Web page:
A popular project amongst my students is the roller coaster project. Students explore the time and distance required for an actual roller coaster to fall from its tallest hill and then design their own roller coasters.
I start by having students use data from a real-world roller coaster to determine the time it will take for the coaster to go from the tallest hill to the bottom. This is our "warm-up." Students have already seen quadratic functions and are essentially applying a quadratic function to solve a problem.
In part two, students explore the design of roller coasters. We take time to actually design roller coasters online. My students like the simulation from the Jason Learning and this one from Discovery kids. The programs are different enough that it is valuable to have students work with both of them. Students have time to explore the challenges in designing a roller coaster as well as thinking about what kind of roller coaster they would like to create i.e. scary, fast, slow, tame, etc.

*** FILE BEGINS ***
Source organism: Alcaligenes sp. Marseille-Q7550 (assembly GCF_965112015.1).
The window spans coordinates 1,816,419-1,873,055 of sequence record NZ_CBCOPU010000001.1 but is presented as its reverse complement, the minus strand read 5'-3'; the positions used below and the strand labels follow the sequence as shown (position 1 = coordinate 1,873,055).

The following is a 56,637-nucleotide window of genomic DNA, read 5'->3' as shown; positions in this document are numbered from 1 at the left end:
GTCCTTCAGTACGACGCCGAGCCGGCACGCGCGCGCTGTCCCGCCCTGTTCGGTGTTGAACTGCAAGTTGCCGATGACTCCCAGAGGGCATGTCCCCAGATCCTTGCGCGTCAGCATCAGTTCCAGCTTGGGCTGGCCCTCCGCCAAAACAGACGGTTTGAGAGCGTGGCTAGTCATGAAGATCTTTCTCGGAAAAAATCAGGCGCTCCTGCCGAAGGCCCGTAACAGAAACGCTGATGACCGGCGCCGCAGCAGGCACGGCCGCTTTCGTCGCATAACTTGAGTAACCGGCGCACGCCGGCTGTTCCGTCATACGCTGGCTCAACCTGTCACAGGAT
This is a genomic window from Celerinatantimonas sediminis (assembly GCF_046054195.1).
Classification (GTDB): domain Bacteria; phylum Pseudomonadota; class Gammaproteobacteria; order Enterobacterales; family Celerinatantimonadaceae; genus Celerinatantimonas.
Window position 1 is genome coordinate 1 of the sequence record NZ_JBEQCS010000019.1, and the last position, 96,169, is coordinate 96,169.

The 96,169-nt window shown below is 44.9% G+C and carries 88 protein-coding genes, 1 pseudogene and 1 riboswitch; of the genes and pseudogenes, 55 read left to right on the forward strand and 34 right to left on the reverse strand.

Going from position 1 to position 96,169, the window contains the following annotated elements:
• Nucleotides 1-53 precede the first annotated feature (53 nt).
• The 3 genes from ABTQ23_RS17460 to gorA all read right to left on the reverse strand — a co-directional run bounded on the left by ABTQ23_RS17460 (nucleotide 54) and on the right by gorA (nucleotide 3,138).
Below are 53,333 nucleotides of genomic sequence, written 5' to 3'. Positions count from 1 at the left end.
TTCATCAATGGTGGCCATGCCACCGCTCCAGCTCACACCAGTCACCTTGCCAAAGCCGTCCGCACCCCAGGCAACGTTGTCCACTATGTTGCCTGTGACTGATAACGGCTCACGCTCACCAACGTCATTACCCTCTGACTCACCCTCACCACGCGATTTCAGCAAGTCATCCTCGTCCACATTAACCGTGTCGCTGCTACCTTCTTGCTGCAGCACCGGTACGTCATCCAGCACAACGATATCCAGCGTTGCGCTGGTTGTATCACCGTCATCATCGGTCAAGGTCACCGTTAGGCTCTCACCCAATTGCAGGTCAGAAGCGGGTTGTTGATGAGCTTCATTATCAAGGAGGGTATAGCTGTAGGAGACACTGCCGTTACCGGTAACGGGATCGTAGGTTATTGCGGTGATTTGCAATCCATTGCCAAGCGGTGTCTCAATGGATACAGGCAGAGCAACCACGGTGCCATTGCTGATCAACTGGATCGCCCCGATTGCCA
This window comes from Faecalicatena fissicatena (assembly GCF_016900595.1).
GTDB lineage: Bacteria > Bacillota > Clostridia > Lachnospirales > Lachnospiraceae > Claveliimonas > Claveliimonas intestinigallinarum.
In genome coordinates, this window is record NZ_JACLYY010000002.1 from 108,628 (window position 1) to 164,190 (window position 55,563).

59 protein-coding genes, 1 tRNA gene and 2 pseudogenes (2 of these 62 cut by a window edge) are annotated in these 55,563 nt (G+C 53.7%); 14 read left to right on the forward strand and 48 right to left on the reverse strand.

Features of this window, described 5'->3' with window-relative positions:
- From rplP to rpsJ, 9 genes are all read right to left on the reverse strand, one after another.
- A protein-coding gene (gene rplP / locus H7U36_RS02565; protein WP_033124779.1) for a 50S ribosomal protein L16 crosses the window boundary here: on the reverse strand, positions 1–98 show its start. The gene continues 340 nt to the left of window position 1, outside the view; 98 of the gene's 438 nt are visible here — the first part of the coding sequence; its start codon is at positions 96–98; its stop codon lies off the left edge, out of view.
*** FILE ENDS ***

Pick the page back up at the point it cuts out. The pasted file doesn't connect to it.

In part three, students get to the really fun part. Students design their own roller coasters. They develop their own models for their roller coasters, sketch the roller coasters, and write about them. As I am reminded again and again with project-based learning, students will do amazing work when given broad parameters and lots of freedom.
This project works well because:
- Students work with an example of what they will develop a model for.
- Students are given ample time to explore the concepts.
- Students have broad parameters to guide them with an open-ended project that provides significant freedom.
Have a favorite tip for working with quadratic functions or open-ended projects? Post it in the comments section below.